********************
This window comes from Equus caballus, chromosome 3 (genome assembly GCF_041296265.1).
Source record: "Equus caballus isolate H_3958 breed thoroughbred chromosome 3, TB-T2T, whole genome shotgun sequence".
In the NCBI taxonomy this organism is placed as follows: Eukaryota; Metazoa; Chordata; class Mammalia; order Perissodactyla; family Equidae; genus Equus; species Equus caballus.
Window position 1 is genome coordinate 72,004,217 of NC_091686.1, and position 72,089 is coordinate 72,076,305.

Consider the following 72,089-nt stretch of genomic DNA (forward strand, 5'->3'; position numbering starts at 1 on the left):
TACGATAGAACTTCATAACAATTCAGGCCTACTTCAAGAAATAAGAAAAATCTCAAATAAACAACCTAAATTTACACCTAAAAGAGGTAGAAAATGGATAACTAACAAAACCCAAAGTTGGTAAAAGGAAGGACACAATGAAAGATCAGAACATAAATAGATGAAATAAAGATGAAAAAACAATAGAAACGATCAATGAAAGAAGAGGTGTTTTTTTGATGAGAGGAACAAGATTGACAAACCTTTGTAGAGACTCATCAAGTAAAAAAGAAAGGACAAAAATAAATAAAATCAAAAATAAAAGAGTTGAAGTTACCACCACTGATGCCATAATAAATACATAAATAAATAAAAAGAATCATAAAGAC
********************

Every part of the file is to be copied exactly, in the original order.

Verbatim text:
This window comes from Equus caballus, chromosome 3 (genome assembly GCF_041296265.1).
Source record: "Equus caballus isolate H_3958 breed thoroughbred chromosome 3, TB-T2T, whole genome shotgun sequence".
In the NCBI taxonomy this organism is placed as follows: Eukaryota; Metazoa; Chordata; class Mammalia; order Perissodactyla; family Equidae; genus Equus; species Equus caballus.
Window position 1 is genome coordinate 72,004,217 of NC_091686.1, and position 72,089 is coordinate 72,076,305.

Consider the following 72,089-nt stretch of genomic DNA (forward strand, 5'->3'; position numbering starts at 1 on the left):
TACGATAGAACTTCATAACAATTCAGGCCTACTTCAAGAAATAAGAAAAATCTCAAATAAACAACCTAAATTTACACCTAAAAGAGGTAGAAAATGGATAACTAACAAAACCCAAAGTTGGTAAAAGGAAGGACACAATGAAAGATCAGAACATAAATAGATGAAATAAAGATGAAAAAACAATAGAAACGATCAATGAAAGAAGAGGTGTTTTTTTGATGAGAGGAACAAGATTGACAAACCTTTGTAGAGACTCATCAAGTAAAAAAGAAAGGACAAAAATAAATAAAATCAAAAATAAAAGAGTTGAAGTTACCACCACTGATGCCATAATAAATACATAAATAAATAAAAAGAATCATAAAGAC